Alligator Creek ~ NOVEMBER 2022 Field Trip

Alligator Creek Photo M.Tattersall

After so long closed and so many postponements of re-opening, the day use area at Alligator Creek was finally open again, so we went to look at the improvements that had been the reason for closure, as well as to have our last walk in bushland for the year. The paved path to the swimming hole does make access to it easier. Less commendable was the position of the toilets relative to the roads. When one walks out of the toilets, cars whizz around a curve from behind where no one is looking for them. There were two sheltered picnic tables, the other seats and tables are out in the sun, any surrounding trees providing little shade.

Eastern Brown Photo P.Cocks

However there had been enough rain for the non-built parts to be looking good with the creek flowing and trees well-leafed. In the riparian vegetation near the car park we heard Noisy Pitta and Figbirds.  After checking out the waterhole and the lookout where the air smelt of Coelospermum flowers, which, though tiny, were in huge numbers on several large trees nearby, we climbed up the new steps to join the track to Cockatoo Falls. At a raised walkway further along, a snake was seen a few feet up the side of a sloping tree, but it quickly descended to the ground and spent time hunting through the leaf litter, apparently oblivious of people hanging over the rail taking photos, and allowing us to have a good look instead of just the sight of a tail disappearing among the rocks. A photo and identification request sent to Greg holidaying o.s. had an immediate reply of Eastern Brown. When it moved under the walkway but didn’t emerge out the other side, we continued on.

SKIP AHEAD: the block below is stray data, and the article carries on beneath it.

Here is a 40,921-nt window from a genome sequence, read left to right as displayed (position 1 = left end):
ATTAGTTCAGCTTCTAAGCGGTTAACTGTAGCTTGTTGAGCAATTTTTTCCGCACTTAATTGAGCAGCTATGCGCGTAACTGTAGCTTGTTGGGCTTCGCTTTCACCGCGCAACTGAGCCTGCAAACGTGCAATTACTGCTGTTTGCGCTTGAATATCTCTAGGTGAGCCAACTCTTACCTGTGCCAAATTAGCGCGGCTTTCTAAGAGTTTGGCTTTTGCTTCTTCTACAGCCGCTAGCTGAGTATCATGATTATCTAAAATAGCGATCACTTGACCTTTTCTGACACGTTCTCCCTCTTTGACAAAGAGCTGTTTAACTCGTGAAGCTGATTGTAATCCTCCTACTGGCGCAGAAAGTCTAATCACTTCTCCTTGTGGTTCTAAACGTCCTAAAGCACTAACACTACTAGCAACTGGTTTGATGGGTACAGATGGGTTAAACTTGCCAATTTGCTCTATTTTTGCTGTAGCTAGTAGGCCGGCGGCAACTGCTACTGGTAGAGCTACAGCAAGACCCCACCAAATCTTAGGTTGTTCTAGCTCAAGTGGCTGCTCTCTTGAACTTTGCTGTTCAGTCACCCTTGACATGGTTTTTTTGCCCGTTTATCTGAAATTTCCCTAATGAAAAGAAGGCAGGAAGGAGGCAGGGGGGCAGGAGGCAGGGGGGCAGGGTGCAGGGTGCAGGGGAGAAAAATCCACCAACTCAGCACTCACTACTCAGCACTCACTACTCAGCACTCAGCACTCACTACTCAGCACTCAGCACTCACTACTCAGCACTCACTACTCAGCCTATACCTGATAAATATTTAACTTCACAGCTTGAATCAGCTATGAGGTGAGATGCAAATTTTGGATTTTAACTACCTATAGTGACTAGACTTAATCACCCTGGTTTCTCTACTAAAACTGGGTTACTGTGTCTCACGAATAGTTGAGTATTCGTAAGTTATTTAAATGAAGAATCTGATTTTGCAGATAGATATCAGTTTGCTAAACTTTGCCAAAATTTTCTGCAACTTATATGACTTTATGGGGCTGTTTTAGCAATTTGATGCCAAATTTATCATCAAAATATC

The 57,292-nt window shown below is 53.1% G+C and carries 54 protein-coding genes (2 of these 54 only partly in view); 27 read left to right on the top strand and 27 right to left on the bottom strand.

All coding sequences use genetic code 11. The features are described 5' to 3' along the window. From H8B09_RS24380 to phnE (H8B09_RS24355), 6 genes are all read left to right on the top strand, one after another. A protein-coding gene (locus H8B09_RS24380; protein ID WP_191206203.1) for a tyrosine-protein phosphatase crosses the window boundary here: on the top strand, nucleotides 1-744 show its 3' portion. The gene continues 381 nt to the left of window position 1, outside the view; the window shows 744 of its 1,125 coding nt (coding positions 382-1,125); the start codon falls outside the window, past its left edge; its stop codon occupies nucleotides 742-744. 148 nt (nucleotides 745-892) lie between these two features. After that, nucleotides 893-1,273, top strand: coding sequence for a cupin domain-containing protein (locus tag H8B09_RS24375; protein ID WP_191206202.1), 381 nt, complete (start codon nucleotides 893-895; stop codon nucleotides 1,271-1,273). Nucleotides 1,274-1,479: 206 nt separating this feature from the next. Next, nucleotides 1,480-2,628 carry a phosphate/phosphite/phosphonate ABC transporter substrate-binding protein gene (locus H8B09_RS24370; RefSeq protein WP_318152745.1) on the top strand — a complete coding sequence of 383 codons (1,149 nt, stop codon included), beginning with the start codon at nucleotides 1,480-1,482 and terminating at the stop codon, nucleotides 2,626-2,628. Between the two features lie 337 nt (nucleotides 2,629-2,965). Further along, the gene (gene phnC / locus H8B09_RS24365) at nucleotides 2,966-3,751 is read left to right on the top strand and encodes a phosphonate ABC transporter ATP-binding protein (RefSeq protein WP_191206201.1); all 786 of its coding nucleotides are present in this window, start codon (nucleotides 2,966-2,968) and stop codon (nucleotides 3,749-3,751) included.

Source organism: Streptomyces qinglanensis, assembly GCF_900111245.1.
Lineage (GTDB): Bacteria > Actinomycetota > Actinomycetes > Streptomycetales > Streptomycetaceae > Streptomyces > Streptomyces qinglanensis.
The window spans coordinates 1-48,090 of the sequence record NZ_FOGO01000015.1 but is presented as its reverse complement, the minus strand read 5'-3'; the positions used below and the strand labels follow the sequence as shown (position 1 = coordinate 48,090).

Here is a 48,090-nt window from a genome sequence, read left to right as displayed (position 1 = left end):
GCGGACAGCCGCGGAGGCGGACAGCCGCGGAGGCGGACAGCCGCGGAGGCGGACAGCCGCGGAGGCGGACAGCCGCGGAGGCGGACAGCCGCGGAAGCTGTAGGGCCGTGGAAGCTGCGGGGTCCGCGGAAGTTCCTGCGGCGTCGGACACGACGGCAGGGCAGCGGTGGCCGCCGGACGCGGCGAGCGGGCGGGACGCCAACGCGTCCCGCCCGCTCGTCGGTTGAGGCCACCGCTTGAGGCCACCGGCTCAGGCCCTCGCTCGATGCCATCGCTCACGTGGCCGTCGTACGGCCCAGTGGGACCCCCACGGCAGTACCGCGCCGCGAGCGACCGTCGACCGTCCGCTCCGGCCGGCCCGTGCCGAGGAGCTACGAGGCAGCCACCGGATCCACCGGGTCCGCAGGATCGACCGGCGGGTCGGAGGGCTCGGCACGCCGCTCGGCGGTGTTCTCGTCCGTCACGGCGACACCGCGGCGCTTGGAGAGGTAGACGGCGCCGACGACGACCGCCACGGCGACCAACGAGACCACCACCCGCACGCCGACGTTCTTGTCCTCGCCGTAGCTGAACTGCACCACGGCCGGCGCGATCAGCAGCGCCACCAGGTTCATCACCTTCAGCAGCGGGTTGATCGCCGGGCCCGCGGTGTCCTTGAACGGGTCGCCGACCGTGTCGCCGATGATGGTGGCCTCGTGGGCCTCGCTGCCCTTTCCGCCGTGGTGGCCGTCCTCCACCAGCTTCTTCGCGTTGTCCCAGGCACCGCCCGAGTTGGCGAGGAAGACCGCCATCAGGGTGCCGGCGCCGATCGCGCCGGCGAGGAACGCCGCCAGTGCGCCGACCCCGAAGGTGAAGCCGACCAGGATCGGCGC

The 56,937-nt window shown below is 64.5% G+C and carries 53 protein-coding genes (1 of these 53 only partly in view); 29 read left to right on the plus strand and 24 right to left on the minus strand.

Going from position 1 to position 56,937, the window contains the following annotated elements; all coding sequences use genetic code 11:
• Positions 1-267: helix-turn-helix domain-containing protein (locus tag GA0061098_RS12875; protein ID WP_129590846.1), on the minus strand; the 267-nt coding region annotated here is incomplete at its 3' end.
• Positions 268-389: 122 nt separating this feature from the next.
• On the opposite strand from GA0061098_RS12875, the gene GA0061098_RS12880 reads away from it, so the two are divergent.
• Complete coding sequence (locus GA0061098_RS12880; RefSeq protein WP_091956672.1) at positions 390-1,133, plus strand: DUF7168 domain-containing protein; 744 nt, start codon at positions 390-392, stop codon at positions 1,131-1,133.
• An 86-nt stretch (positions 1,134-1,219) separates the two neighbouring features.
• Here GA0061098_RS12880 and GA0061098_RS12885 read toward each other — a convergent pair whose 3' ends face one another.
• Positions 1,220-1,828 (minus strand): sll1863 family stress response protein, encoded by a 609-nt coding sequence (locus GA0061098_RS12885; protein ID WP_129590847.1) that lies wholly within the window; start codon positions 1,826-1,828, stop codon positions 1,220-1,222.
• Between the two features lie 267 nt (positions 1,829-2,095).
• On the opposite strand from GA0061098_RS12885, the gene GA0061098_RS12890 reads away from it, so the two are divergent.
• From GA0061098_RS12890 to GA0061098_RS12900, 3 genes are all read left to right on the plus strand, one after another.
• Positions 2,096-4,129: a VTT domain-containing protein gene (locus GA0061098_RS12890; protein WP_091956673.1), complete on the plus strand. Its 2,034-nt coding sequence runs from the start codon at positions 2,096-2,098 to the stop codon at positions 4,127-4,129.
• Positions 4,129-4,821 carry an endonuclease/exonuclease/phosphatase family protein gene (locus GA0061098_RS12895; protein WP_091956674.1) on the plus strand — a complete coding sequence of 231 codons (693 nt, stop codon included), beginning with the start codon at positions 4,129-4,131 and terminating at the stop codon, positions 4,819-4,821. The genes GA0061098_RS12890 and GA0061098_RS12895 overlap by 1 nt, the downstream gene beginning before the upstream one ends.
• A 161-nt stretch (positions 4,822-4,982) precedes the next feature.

Eastern Brown Photo P.Cocks

The only birds heard along the way were Mistletoe Bird, Brown-backed Honeyeater and a passing crow. After a while most people started heading back rather than go on to the falls. At the snake-viewing platform the same snake had decided to move up onto a wide part of the walkway which allowed a few metres distance from passing humans. Two of us stayed to warn people it was there and to skirt around it, not approach it. Most people were sensible and accepting of its presence in a national park. The snake meanwhile was having trouble with ants bothering it and periodically kept trying to scrape them off its face, and eventually chose to go back to ground level. For the years the park was closed to visitors that walkway was a human-free zone, and snakes could use it in daytime and not be disturbed if they wanted to bask on it.

Snake watchers Photo L.Downes

With very little resistance (none actually), we claimed one of the shelter sheds to eat lunch, before wrapping up the year in a low key non-organised fashion and drifting to the cars.

Male Agile Wallaby Photo L.Downes


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